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Sheila Rose Jones Steele, 1943-2006

Sheila Jones Steele was a member of the League for Socialist Action/Ligue Socialiste Ouvrière in the 1960s. She held a variety of positions, including organizer of the Toronto branch. Among many other achievements, she helped to author and present the League's brief to the Royal Commission on the Status of Women in 1968, a document that helped set the political basis for the LSA's active participation in the women's liberation movement several years later.

This tribute, by Sheila’s sister Monica, was published in the Globe and Mail on April 20, 2007. It is posted with her kind permission.

by Monica Jones

Daughter, mother, sister, friend, activist, injustice-buster. Born Jan. 24, 1943 in Milden, Sask. Died Nov. 11, 2006 of arterial sclerosis, in Saskatoon, aged 63.

In 1993, Sheila Steele met Richard Klassen. They were smoking outside the Saskatoon Court House. Both were attending the Martensville sexual abuse trial. Richard was trying to clear the Klassen name after charges of child abuse had been stayed against him and other family members.

Because of a publication ban, the media were not telling his story. Sheila and Richard began putting up posters in downtown Saskatoon with what they knew to be the truth. They were arrested while picketing the police station. Both were charged with defamatory libel. Charges against Sheila were eventually dropped and Richard was acquitted.

With access to police files and evidence disclosed from the libel charges, they successfully sued those responsible for this malicious prosecution. The Klassen case is documented in an award-winning episode of The Fifth Estate.

Sheila embraced the Internet. She regarded it as a place where one could publish and read the truth. Sheila and Richard launched injusticebusters.com in 1998 to publish information on the Klassen case. Injusticebusters went on to give voice to those seeking justice, particularly those wrongly accused and wrongly convicted. Many people are telling their stories on the site. Sheila hated secrecy on the part of the government and powers that be. Injusticebusters defied publication bans. She saw the Internet as a great leveller.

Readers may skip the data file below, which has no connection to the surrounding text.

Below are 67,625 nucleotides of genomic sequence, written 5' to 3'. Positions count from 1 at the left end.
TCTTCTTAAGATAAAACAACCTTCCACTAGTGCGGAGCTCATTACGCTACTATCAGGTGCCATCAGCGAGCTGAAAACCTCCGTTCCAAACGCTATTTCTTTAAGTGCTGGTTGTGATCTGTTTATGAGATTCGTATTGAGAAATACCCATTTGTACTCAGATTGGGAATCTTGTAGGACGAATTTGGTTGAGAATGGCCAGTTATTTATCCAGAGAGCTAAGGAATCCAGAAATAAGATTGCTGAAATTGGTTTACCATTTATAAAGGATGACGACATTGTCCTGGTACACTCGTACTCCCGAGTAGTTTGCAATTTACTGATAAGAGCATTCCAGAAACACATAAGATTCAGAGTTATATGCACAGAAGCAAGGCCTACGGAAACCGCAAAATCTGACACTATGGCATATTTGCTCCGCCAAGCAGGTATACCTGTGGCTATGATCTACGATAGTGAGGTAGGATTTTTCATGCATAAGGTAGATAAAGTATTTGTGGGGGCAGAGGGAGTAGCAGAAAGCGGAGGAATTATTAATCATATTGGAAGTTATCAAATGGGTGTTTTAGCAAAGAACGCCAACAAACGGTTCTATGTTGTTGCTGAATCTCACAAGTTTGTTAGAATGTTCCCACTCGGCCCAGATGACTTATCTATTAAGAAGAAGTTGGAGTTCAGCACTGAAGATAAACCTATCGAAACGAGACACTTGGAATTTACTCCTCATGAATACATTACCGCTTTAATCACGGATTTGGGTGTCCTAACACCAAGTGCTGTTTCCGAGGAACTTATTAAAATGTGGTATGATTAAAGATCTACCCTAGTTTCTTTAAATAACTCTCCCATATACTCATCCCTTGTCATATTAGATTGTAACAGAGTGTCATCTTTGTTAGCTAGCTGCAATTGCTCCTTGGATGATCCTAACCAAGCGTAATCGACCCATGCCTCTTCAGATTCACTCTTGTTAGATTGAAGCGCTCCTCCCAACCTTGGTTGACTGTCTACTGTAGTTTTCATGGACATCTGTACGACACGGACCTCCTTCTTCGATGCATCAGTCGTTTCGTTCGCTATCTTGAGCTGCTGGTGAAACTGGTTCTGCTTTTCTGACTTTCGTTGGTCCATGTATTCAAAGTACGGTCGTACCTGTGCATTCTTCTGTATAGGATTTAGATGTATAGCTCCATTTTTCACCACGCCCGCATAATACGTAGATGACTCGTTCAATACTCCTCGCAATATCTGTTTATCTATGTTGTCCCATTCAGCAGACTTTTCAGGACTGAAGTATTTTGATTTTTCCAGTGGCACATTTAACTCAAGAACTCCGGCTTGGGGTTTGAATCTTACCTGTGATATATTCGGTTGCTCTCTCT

Sheila was the oldest of five daughters of Laura and Arthur Jones, farmers in Zealandia, Sask. As a teenager, she joined the Ban the Bomb movement in Regina. Soon she was attending a world youth festival in Finland and travelling overseas.

Before long she would enter socialist politics and marry John Steele. Son Kevin was born in 1964 in Minneapolis, just before they were expelled from the U.S. for their opposition to the war in Vietnam and defence of Cuba. This young family bounced from Toronto and Vancouver to London, England and Brussels. The marriage did not survive. Sheila returned to Saskatchewan with Kevin, settling in Saskatoon in 1970, where her parents lived.

Here her photography blossomed and she found a vibrant community of women's liberation activists. She took a library technician course, had another son, graduated with an honours MA in English literature from the University of Saskatchewan, taught there for several years, and spent four months in a correctional institute for growing marijuana. These facts only begin to tell her story.

She focused single-mindedly on whatever she was doing. For the last eight years, that was Injusticebusters. Some may question the path she took, but none can say she sought personal gain or glory.

Her mother, Laura Jones, remembers marching with Sheila, first against the war in Vietnam in 1967, and many more times for many causes. "Sheila phoned me on Nov. 4 to let me know there was a peace march in support of bringing the troops home from Afghanistan. It was a cold morning and I would just as soon not have bothered. But I went. As it turned out it was our last march together."

Sheila's youngest son, Marlon Gidluck, says his mother was his best friend and marvelled at her ability to take photographs of street people without offending them. Before her death, Sheila was active on Flickr.com, a photo-sharing website.

She had an original prayer: "Goddess, give me the strength to always do the possible, the courage to tackle the impossible and the wisdom to realize that if I start feeling too serene then I'm probably not doing my job."

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